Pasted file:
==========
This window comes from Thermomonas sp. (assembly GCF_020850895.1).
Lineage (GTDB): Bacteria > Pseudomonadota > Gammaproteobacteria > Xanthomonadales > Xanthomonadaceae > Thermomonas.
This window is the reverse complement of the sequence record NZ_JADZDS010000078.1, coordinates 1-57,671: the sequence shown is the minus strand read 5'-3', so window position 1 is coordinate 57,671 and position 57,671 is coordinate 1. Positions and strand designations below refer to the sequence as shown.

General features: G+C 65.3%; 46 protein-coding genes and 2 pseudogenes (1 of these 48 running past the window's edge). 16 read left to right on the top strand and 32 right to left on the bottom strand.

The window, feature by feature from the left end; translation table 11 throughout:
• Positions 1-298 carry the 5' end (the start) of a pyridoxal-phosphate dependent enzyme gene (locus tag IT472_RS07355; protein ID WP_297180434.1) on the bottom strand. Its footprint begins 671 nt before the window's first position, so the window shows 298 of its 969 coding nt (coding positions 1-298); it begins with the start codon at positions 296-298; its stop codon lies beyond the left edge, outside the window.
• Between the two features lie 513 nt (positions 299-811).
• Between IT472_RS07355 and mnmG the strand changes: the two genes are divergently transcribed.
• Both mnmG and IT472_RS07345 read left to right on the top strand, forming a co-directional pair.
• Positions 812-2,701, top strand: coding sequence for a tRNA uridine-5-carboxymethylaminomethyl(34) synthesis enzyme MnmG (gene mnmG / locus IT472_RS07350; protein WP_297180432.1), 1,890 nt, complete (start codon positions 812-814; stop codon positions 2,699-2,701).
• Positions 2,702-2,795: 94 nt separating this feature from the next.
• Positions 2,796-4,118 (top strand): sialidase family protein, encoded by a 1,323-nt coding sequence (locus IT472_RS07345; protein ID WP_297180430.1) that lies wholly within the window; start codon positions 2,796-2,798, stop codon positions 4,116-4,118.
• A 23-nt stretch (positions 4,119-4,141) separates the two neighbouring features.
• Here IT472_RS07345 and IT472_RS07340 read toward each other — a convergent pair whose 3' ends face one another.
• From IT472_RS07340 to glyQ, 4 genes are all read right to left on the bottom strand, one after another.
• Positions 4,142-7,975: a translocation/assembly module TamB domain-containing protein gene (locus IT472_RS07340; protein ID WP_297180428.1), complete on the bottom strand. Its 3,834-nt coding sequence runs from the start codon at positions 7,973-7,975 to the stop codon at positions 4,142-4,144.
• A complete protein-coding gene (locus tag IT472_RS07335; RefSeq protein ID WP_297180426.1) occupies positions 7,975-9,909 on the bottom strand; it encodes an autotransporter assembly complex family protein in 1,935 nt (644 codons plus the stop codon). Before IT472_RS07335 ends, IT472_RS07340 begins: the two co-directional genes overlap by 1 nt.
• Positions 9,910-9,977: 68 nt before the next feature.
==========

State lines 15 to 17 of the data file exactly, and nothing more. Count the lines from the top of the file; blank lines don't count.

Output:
• From IT472_RS07340 to glyQ, 4 genes are all read right to left on the bottom strand, one after another.
• Positions 4,142-7,975: a translocation/assembly module TamB domain-containing protein gene (locus IT472_RS07340; protein ID WP_297180428.1), complete on the bottom strand. Its 3,834-nt coding sequence runs from the start codon at positions 7,973-7,975 to the stop codon at positions 4,142-4,144.
• A complete protein-coding gene (locus tag IT472_RS07335; RefSeq protein ID WP_297180426.1) occupies positions 7,975-9,909 on the bottom strand; it encodes an autotransporter assembly complex family protein in 1,935 nt (644 codons plus the stop codon). Before IT472_RS07335 ends, IT472_RS07340 begins: the two co-directional genes overlap by 1 nt.